Can stainless steel get stained? Unfortunately, yes. Can you do anything about that? Fortunately, yes.
At our shop, the world revolves around stainless steel. We cut it, bend it, weld it, roll it, so we’ve had a lot of experience with stains, scratches, and finishes. If it can happen, it probably happened here at Stevenson. The team works exclusively for industrial applications, but on the personal side, we are also the go-to experts for Aunt Petunia who left the cast iron pan in the sink on Mother’s Day, or Cousin Eddie who scratched his work surface with a beer cooler. Here are some expert tips we share with them:
- Notice the direction of the grain in your appliance. When scrubbing or washing, always rub in the direction of the grain.
- Use a soft rag for daily cleaning. Dish soap and warm water are adequate to remove most contaminants. Rinse with clean water to remove soap or detergent residue. A few years ago we removed an exhaust hood from a chinese restaurant and we asked about his maintenance routine. The owner said he used the same method nightly of gently washing the hood with soft rags and warm water with a little dish soap. The stainless steel still had a grain in it – after fifty years!
- When you really want to impress the guests, you can polish your equipment. Take a little white vinegar and dip a soft rag in it. Rub stainless in the direction of the grain. Fingerprints on the fridge will disappear. Until you open it.
- Use a cloth towel to dry spills or watermarks, instead of paper towels.
- Some stains are stubborn. Maybe the plumber forgot a wrench in the sink or one of the kids left orange juice seeping all over. If none of the above "gentler" methods worked, you need the nuclear option. You can try to remove stains with baking soda or, if out of options, use a Scotchbrite pad and a lot of elbow grease to get the stain out. Please note there is a danger of ruining the finish, but sometimes desperate times call for desperate measures. Remember to only scrub in the direction of the grain to minimize damage.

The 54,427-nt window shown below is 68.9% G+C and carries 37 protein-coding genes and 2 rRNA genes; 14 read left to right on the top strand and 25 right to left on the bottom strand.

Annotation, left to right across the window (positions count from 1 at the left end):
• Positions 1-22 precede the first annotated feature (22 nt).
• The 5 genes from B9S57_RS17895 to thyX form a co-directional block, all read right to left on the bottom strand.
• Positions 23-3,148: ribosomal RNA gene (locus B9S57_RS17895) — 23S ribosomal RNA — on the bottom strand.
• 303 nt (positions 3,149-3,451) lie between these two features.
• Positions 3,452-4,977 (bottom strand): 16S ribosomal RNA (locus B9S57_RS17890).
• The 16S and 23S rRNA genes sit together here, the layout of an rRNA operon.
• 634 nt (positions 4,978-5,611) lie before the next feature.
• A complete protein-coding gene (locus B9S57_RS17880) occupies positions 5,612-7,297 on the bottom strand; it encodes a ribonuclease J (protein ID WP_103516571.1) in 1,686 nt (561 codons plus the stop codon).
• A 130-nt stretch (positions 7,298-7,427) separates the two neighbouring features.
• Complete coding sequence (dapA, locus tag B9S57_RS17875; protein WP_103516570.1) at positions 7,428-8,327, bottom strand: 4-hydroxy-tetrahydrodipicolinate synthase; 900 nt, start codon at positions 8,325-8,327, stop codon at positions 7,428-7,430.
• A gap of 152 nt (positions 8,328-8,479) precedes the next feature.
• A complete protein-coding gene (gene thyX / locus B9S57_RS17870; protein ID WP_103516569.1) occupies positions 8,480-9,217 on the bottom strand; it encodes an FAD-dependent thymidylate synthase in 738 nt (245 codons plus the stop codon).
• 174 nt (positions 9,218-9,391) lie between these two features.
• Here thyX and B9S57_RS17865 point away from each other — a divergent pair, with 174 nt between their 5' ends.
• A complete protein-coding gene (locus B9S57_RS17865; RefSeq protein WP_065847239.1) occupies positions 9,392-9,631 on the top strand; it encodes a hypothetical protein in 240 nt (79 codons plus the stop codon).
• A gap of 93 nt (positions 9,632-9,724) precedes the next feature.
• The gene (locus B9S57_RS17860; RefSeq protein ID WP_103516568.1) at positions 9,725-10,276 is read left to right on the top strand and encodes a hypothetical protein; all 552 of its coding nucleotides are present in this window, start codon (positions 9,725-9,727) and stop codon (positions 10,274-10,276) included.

In any case, there are a few things you should never use on stainless steel. Scouring products like steel wool or brillo pads will contaminate your stainless steel and make them more susceptible to rust. Don’t use them! Chlorine will corrode stainless, so don’t use it to clean your equipment and don’t soak your whites in a stainless steel sink.
Yes, we do have some secret weapons in our shop, and there are commercial products available that work well. However, most of your stains and spills can be polished up with household goods just like we recommend to our own families.